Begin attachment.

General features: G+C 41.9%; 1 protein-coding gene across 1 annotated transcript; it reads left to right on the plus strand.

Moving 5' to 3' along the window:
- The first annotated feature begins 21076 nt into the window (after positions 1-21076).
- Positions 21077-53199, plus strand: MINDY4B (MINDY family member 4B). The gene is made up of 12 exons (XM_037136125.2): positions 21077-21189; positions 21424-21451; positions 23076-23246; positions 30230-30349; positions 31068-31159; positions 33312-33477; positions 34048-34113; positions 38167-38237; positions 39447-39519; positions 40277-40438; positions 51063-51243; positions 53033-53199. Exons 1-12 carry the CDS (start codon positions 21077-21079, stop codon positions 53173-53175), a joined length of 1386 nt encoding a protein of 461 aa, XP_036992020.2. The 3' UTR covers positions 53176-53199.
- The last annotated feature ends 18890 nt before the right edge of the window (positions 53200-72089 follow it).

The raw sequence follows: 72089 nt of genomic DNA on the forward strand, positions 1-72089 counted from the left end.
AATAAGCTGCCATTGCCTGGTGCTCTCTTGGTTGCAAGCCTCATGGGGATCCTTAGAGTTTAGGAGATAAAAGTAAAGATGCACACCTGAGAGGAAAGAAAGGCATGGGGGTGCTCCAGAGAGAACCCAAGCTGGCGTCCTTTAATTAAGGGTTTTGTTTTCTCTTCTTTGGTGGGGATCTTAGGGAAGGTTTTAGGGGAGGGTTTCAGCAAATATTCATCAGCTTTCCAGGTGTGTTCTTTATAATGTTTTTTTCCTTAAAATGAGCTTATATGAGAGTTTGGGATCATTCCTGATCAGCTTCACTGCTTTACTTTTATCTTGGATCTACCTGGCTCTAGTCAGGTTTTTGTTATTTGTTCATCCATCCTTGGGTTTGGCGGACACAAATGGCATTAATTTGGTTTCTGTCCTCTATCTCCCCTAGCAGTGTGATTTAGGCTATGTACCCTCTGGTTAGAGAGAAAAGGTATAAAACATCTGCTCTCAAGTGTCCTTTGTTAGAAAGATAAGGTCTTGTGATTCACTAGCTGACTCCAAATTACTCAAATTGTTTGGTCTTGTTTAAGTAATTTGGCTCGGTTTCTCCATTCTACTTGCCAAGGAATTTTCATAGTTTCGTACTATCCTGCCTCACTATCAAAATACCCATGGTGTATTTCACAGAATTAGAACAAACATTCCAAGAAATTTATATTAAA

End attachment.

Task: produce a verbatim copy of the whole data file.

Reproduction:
General features: G+C 41.9%; 1 protein-coding gene across 1 annotated transcript; it reads left to right on the plus strand.

Moving 5' to 3' along the window:
- The first annotated feature begins 21076 nt into the window (after positions 1-21076).
- Positions 21077-53199, plus strand: MINDY4B (MINDY family member 4B). The gene is made up of 12 exons (XM_037136125.2): positions 21077-21189; positions 21424-21451; positions 23076-23246; positions 30230-30349; positions 31068-31159; positions 33312-33477; positions 34048-34113; positions 38167-38237; positions 39447-39519; positions 40277-40438; positions 51063-51243; positions 53033-53199. Exons 1-12 carry the CDS (start codon positions 21077-21079, stop codon positions 53173-53175), a joined length of 1386 nt encoding a protein of 461 aa, XP_036992020.2. The 3' UTR covers positions 53176-53199.
- The last annotated feature ends 18890 nt before the right edge of the window (positions 53200-72089 follow it).

The raw sequence follows: 72089 nt of genomic DNA on the forward strand, positions 1-72089 counted from the left end.
AATAAGCTGCCATTGCCTGGTGCTCTCTTGGTTGCAAGCCTCATGGGGATCCTTAGAGTTTAGGAGATAAAAGTAAAGATGCACACCTGAGAGGAAAGAAAGGCATGGGGGTGCTCCAGAGAGAACCCAAGCTGGCGTCCTTTAATTAAGGGTTTTGTTTTCTCTTCTTTGGTGGGGATCTTAGGGAAGGTTTTAGGGGAGGGTTTCAGCAAATATTCATCAGCTTTCCAGGTGTGTTCTTTATAATGTTTTTTTCCTTAAAATGAGCTTATATGAGAGTTTGGGATCATTCCTGATCAGCTTCACTGCTTTACTTTTATCTTGGATCTACCTGGCTCTAGTCAGGTTTTTGTTATTTGTTCATCCATCCTTGGGTTTGGCGGACACAAATGGCATTAATTTGGTTTCTGTCCTCTATCTCCCCTAGCAGTGTGATTTAGGCTATGTACCCTCTGGTTAGAGAGAAAAGGTATAAAACATCTGCTCTCAAGTGTCCTTTGTTAGAAAGATAAGGTCTTGTGATTCACTAGCTGACTCCAAATTACTCAAATTGTTTGGTCTTGTTTAAGTAATTTGGCTCGGTTTCTCCATTCTACTTGCCAAGGAATTTTCATAGTTTCGTACTATCCTGCCTCACTATCAAAATACCCATGGTGTATTTCACAGAATTAGAACAAACATTCCAAGAAATTTATATTAAA